RAID Storage--High-level Impact
No longer a boring storage selection, today's RAID solutions are showing RAID, too, can be a glitzy technology with complex, surprising powers.
BY MARIE RANOIA ALONSO
Since an explosion of digital connectivity, asset management and electronic prepress technologies hit the printing industry like a Hollywood blockbuster comet, terms such as megabytes, gigabytes, terabytes and now even petabytes—all used to describe the size of digital storage needs—have filtered into the printing atmosphere.
A logical phenomena.
In the ever-dawning age of electronic prepress, functions such as RIPing a massive file, digitally archiving a file, or executing production of that file through applications like OPI and CTP can take up impressive volumes of digital storage space.
Purchasing one or a teaming of digital storage solutions to master these digital prepress applications is a mission-critical decision all on its own.
One such solution continues to be RAID (Redundant Array of Independent Disks) technology, which is based on multiple disk drives connected through an array controller. RAID systems permit digital data to be distributed across multiple physical drives with redundant disk capacity storing parity information to ensure data integrity and recovery in case of individual disk failure.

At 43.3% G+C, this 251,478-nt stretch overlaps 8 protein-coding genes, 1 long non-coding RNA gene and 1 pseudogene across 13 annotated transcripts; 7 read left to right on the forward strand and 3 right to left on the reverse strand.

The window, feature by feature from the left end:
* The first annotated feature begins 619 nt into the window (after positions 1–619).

"Purchasing RAID storage, in particular, has become a strategic decision," reports Susan Leenerman, marketing director at Ciprico. "It's not just about the amount of storage you need. Each type of RAID has its benefits and its risks. RAID storage must deliver data as fast as possible and continue running at full speed when there is a drive or system failure."
So then, how best to maximize RAID and minimize the potential for lost digital assets? Leenerman offers the following tips.
- Start with a thorough analysis of your own particular applications needs, looking closely at performance and capacity.
- Think about what sort of redundancy features you might want. Redundancy is what RAID is all about. If a prepress operation is cost-sensitive, at a minimum, the RAID system needs to provide a parity drive. The disk drive is one of the most common components in a RAID system to fail. If a prepress facility can spend a little more, it can obtain a RAID box with hot-swap drives and power supplies to ensure that productivity is always up and running.